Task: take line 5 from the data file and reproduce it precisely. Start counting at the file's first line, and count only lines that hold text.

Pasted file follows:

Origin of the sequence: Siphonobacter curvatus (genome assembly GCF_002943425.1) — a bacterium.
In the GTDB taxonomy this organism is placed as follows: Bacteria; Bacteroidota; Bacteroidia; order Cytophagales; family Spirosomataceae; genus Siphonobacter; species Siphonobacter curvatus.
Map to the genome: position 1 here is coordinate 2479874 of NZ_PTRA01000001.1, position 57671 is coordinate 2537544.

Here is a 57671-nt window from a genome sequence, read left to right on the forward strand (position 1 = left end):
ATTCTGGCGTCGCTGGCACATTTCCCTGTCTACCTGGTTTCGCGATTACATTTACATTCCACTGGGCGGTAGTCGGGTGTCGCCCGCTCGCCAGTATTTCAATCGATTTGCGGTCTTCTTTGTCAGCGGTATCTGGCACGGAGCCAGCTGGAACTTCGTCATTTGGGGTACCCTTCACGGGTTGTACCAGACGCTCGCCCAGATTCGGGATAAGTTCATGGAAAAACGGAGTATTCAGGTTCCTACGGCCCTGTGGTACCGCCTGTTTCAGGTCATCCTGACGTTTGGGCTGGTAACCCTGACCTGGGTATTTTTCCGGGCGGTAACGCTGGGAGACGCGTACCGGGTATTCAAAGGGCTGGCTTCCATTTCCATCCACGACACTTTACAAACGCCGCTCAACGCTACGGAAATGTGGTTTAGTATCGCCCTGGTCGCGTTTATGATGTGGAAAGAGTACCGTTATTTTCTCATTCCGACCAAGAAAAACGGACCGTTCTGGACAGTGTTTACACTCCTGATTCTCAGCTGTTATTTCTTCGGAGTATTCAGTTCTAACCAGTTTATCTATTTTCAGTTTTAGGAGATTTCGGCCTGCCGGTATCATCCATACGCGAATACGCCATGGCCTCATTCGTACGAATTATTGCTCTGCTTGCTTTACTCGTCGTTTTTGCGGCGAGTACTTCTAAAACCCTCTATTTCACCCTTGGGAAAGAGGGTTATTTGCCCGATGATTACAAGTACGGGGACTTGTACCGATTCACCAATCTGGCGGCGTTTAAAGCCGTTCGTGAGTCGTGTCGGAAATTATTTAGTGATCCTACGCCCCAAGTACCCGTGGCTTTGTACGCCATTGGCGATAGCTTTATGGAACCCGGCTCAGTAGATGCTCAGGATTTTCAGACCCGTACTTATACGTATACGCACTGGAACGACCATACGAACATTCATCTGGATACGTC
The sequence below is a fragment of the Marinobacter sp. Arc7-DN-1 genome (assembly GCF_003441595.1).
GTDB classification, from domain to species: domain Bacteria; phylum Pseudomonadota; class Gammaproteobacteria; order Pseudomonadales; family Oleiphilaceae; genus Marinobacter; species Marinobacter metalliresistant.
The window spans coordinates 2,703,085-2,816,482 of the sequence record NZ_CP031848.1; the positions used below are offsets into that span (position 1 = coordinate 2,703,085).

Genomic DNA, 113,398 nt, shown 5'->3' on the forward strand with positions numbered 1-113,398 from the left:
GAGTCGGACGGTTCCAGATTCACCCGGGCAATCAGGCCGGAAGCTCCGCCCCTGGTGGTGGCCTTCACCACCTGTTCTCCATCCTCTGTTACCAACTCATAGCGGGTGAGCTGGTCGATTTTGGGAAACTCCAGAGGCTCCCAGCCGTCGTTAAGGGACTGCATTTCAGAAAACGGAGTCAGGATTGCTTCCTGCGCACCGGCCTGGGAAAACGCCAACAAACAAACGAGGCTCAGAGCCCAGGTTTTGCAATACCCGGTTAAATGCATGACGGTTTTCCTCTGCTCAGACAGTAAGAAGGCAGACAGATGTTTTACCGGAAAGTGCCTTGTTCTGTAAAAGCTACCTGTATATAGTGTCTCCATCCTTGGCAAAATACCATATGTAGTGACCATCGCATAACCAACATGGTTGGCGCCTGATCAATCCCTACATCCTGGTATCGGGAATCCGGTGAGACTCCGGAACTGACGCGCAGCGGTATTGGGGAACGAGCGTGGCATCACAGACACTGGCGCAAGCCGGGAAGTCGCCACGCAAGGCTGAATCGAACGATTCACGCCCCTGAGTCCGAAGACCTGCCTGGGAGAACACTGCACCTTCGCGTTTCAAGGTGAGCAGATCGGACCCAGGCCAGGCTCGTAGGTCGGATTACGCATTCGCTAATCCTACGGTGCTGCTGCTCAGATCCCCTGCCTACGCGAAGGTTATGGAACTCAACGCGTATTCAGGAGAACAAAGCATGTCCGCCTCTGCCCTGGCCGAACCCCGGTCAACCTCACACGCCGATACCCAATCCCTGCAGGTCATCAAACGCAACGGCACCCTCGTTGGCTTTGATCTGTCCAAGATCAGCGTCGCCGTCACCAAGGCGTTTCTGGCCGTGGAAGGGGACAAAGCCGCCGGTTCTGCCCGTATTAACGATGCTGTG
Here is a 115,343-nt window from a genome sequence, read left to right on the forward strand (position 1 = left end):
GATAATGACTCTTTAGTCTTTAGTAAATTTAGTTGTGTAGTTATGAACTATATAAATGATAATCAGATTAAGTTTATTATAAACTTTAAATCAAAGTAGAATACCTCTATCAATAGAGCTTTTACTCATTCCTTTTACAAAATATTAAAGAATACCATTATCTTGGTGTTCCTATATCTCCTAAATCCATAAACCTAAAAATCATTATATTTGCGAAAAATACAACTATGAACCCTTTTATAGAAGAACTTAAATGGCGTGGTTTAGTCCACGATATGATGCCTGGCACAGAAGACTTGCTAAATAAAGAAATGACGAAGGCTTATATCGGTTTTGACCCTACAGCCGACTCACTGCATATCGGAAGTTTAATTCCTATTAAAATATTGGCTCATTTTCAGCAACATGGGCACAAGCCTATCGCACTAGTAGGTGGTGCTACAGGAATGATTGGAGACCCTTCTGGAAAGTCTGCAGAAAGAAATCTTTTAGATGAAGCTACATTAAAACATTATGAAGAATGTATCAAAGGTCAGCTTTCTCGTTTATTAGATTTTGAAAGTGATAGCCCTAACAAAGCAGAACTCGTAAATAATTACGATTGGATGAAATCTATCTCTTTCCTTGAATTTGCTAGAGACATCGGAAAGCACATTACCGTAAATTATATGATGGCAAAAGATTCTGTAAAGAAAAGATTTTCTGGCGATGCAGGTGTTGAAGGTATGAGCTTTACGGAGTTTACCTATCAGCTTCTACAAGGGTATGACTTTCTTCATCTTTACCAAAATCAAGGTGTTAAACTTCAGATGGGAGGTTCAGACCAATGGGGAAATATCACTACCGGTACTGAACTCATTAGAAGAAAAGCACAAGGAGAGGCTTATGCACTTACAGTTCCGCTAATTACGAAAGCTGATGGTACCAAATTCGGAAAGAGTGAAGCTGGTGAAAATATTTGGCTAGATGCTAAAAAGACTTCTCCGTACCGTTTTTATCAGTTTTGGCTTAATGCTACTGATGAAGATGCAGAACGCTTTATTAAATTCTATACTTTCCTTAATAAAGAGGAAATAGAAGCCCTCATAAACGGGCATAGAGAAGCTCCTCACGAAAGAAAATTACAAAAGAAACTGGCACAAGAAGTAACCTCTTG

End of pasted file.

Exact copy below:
ATTCTGGCGTCGCTGGCACATTTCCCTGTCTACCTGGTTTCGCGATTACATTTACATTCCACTGGGCGGTAGTCGGGTGTCGCCCGCTCGCCAGTATTTCAATCGATTTGCGGTCTTCTTTGTCAGCGGTATCTGGCACGGAGCCAGCTGGAACTTCGTCATTTGGGGTACCCTTCACGGGTTGTACCAGACGCTCGCCCAGATTCGGGATAAGTTCATGGAAAAACGGAGTATTCAGGTTCCTACGGCCCTGTGGTACCGCCTGTTTCAGGTCATCCTGACGTTTGGGCTGGTAACCCTGACCTGGGTATTTTTCCGGGCGGTAACGCTGGGAGACGCGTACCGGGTATTCAAAGGGCTGGCTTCCATTTCCATCCACGACACTTTACAAACGCCGCTCAACGCTACGGAAATGTGGTTTAGTATCGCCCTGGTCGCGTTTATGATGTGGAAAGAGTACCGTTATTTTCTCATTCCGACCAAGAAAAACGGACCGTTCTGGACAGTGTTTACACTCCTGATTCTCAGCTGTTATTTCTTCGGAGTATTCAGTTCTAACCAGTTTATCTATTTTCAGTTTTAGGAGATTTCGGCCTGCCGGTATCATCCATACGCGAATACGCCATGGCCTCATTCGTACGAATTATTGCTCTGCTTGCTTTACTCGTCGTTTTTGCGGCGAGTACTTCTAAAACCCTCTATTTCACCCTTGGGAAAGAGGGTTATTTGCCCGATGATTACAAGTACGGGGACTTGTACCGATTCACCAATCTGGCGGCGTTTAAAGCCGTTCGTGAGTCGTGTCGGAAATTATTTAGTGATCCTACGCCCCAAGTACCCGTGGCTTTGTACGCCATTGGCGATAGCTTTATGGAACCCGGCTCAGTAGATGCTCAGGATTTTCAGACCCGTACTTATACGTATACGCACTGGAACGACCATACGAACATTCATCTGGATACGTC